Highbrow Books in a Lowbrow World

This blog was written by my internet friend Emily Heist Moss, and published on her blog: Rosie Says (http://rosiesays.com/) Shee calls her blog Rosie says because of a longstanding admiration for that icon of American womanhood, Rosie the Riveter. She’s a New Englander by birth, a totally committed Chicagoan by choice.
She’s interested (and writes about) almost anything that relates to a person’s place in the world: gender, sex, politics, media, Hollywood, pornography, prostitution, books, television, celebrity, body image, beauty, feminism, food… it’s a long list. She’s also a weekly contributor at The Good Men Project,(http://goodmenproject.com/author/emilymoss/) although I have no idea how she finds the time, since she has a day job too. Here’s her take on the importance (or not) of reading “proper” books.
My first response to this picture from the Random House Facebook account was a giggle.
It’s kind of fun to personify books and imagine what they would think of the neglect and ridicule they often suffer at our hands. Remember that date of mine who thought I was joking when I told him that I’d be the girl at the bar with a beer and book? For people who don’t read, reading is a punchline. Books take all that abuse, and they just sit there contentedly on the shelf being awesome, waiting for us to get around to cracking them open. For people who do read, Jersey Shore is a punchline.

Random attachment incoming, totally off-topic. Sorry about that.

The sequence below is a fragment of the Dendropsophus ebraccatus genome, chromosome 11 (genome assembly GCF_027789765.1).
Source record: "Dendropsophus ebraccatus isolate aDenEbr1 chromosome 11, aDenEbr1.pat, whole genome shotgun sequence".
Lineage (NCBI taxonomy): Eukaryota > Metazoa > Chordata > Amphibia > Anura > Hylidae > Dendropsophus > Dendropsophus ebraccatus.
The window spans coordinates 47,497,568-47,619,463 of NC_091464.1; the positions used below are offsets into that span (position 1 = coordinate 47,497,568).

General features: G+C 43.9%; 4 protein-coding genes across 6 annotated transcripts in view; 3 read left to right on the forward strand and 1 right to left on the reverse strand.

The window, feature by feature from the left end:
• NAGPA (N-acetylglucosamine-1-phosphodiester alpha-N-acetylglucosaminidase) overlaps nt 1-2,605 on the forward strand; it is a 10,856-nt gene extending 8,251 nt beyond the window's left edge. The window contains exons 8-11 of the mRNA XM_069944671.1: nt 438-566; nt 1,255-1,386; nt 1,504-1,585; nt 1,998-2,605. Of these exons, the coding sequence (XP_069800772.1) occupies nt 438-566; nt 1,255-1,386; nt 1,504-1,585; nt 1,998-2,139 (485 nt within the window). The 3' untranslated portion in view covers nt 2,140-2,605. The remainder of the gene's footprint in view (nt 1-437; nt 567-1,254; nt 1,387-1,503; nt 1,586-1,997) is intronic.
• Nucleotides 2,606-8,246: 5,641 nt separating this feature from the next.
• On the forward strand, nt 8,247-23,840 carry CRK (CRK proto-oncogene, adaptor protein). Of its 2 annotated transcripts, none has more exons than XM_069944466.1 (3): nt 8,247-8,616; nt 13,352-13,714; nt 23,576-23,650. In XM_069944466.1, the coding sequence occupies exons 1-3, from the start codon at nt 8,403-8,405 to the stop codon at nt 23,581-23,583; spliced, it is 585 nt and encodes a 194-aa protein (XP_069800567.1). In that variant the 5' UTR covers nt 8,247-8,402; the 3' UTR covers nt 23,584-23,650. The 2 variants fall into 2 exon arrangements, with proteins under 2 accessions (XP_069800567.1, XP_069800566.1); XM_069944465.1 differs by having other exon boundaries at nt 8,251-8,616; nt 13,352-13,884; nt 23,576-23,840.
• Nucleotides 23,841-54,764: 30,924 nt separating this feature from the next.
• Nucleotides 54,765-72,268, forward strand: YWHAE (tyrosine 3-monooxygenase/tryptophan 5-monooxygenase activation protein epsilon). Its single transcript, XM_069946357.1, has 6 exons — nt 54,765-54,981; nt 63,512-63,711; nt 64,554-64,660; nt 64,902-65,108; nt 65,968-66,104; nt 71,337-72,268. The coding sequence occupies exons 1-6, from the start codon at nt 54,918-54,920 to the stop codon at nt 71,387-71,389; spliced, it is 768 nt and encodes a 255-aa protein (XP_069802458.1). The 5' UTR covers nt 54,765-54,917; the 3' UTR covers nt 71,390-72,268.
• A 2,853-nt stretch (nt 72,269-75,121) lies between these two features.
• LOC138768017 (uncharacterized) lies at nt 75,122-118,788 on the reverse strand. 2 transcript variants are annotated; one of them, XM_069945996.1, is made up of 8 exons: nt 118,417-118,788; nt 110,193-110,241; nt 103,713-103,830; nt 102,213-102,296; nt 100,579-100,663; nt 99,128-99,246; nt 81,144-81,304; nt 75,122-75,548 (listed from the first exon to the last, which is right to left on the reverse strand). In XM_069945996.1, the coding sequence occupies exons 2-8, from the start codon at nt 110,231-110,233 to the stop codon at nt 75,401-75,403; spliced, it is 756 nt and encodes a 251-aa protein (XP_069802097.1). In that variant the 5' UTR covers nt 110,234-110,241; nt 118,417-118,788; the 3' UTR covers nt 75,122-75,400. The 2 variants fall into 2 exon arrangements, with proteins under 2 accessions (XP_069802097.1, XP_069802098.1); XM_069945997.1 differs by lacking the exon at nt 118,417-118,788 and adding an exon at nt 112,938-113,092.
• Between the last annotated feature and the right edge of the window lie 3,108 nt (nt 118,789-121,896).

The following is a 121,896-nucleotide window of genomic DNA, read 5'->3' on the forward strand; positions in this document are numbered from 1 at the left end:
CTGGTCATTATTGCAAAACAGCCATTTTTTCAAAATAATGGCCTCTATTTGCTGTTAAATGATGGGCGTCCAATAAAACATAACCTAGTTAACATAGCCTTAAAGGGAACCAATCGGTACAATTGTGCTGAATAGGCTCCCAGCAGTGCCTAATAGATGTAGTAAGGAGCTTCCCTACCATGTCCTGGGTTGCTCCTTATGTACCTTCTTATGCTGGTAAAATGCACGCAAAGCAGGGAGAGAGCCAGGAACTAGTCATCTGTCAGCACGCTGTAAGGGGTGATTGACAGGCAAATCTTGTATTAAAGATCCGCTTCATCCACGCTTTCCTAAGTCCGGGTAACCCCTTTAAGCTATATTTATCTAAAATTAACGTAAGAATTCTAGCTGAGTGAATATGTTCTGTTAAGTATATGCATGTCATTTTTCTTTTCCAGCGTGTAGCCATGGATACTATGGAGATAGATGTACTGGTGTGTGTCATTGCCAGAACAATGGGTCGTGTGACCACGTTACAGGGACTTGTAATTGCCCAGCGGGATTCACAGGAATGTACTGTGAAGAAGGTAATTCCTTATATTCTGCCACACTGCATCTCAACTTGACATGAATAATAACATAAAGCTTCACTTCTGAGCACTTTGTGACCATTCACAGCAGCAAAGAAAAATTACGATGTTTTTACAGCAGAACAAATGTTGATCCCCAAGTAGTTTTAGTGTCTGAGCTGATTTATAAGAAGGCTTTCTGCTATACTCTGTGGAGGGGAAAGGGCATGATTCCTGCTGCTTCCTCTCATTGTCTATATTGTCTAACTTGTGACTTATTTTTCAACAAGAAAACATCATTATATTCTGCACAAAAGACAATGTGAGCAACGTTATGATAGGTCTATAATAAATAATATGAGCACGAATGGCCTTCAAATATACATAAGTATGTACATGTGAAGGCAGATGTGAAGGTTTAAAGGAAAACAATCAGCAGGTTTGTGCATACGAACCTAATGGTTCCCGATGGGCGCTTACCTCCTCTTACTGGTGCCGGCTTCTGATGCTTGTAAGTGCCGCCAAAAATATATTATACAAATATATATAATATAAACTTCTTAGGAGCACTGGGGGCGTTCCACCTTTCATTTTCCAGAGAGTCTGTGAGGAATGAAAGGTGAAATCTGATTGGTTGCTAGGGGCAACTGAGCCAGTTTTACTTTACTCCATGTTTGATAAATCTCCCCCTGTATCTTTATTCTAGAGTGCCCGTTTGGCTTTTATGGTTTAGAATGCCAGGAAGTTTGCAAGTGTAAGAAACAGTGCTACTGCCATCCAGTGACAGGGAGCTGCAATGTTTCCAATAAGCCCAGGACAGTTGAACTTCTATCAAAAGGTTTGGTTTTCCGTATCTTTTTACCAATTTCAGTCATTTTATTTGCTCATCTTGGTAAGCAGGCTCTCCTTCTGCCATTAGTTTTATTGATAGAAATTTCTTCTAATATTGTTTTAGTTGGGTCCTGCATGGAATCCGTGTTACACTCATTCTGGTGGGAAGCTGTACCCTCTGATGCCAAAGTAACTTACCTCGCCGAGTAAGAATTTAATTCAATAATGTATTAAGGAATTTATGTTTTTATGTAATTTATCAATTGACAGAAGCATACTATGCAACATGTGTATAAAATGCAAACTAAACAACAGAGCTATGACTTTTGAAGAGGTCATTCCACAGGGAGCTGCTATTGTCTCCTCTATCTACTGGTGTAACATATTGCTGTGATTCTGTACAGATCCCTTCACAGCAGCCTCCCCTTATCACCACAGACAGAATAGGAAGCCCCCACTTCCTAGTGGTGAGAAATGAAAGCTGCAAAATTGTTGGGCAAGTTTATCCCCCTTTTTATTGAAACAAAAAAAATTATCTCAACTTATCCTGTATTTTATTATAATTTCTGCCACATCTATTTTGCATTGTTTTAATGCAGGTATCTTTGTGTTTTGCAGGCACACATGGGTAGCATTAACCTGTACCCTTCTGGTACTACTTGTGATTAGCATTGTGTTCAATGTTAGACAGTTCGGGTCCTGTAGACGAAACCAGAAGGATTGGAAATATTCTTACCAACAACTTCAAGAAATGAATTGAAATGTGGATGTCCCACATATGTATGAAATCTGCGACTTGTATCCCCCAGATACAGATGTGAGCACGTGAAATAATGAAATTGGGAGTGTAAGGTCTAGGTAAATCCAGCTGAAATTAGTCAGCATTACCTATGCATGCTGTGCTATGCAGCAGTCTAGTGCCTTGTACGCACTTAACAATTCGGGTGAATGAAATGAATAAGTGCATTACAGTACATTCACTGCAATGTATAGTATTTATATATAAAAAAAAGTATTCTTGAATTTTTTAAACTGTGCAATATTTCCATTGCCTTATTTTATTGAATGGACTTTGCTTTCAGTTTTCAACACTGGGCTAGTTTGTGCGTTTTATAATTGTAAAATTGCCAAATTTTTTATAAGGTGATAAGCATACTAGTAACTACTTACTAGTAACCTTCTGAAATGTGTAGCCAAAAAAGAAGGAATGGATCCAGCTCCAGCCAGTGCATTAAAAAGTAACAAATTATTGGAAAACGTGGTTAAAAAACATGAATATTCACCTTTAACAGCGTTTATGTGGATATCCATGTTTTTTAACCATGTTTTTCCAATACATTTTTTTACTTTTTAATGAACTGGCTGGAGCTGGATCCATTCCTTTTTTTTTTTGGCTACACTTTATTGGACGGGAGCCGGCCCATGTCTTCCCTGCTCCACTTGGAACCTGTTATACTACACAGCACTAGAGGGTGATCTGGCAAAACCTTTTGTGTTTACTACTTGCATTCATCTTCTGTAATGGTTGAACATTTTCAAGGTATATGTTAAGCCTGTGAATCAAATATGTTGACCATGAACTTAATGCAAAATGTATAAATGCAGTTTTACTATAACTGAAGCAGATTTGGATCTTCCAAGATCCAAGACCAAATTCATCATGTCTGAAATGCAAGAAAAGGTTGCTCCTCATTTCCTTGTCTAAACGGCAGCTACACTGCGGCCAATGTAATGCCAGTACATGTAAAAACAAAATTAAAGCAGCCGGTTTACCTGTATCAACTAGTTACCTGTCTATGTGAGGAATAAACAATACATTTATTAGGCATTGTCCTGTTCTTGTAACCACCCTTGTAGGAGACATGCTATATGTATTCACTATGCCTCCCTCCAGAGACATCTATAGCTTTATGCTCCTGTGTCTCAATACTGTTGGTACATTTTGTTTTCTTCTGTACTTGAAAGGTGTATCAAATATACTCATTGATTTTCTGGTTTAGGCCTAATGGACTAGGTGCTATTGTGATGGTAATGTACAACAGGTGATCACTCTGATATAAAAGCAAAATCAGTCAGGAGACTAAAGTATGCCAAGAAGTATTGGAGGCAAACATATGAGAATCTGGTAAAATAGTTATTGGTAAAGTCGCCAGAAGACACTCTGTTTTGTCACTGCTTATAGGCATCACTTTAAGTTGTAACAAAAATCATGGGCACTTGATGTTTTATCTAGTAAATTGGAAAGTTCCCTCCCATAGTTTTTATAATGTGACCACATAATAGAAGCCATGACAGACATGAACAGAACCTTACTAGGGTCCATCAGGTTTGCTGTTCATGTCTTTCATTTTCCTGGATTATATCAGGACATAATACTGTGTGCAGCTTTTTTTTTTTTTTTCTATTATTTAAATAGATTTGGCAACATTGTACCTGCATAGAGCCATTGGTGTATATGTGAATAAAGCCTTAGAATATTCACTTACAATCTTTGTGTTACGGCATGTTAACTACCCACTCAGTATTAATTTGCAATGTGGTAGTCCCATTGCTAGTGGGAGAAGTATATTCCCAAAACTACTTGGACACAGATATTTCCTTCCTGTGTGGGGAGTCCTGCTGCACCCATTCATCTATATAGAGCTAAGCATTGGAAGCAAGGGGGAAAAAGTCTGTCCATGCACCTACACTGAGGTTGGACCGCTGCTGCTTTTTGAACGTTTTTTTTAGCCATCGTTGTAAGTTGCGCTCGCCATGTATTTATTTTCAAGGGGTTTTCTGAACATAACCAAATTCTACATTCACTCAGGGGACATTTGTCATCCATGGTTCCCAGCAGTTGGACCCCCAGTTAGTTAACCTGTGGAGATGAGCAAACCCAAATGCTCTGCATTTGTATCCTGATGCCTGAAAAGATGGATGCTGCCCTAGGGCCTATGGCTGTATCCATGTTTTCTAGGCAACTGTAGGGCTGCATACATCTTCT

On second thought, what I don’t like about this ad (is it even an ad?), is the insinuation that being a reader and being a consumer of lowbrow pop culture are mutually exclusive.
I’m not a Jersey Shore fan; I watched one episose, wide-eyed, mouth agape in horror, unable to get past the violence, pettiness, and steroid-fueled entitlement complexes. I couldn’t enjoy it. That being said, we all have our trashy loves, be they romance novels, celebrity magazines, America’s Next Top Model, Real Housewives, WWE wrestling, or college football mania. These are all things that don’t matter. They are not raising our collective intellect or opening our eyes to the world in meaningful ways, but we still do them, and enjoy them, and use them later as cultural touchpoints to bond with strangers.
We can like the garbage and still read Virginia Woolf, as that seems to be the leader of the suicide brigade. We can read Perez Hilton and also The New Yorker, watch The Wire and also Project Runway. At least, I know I do.

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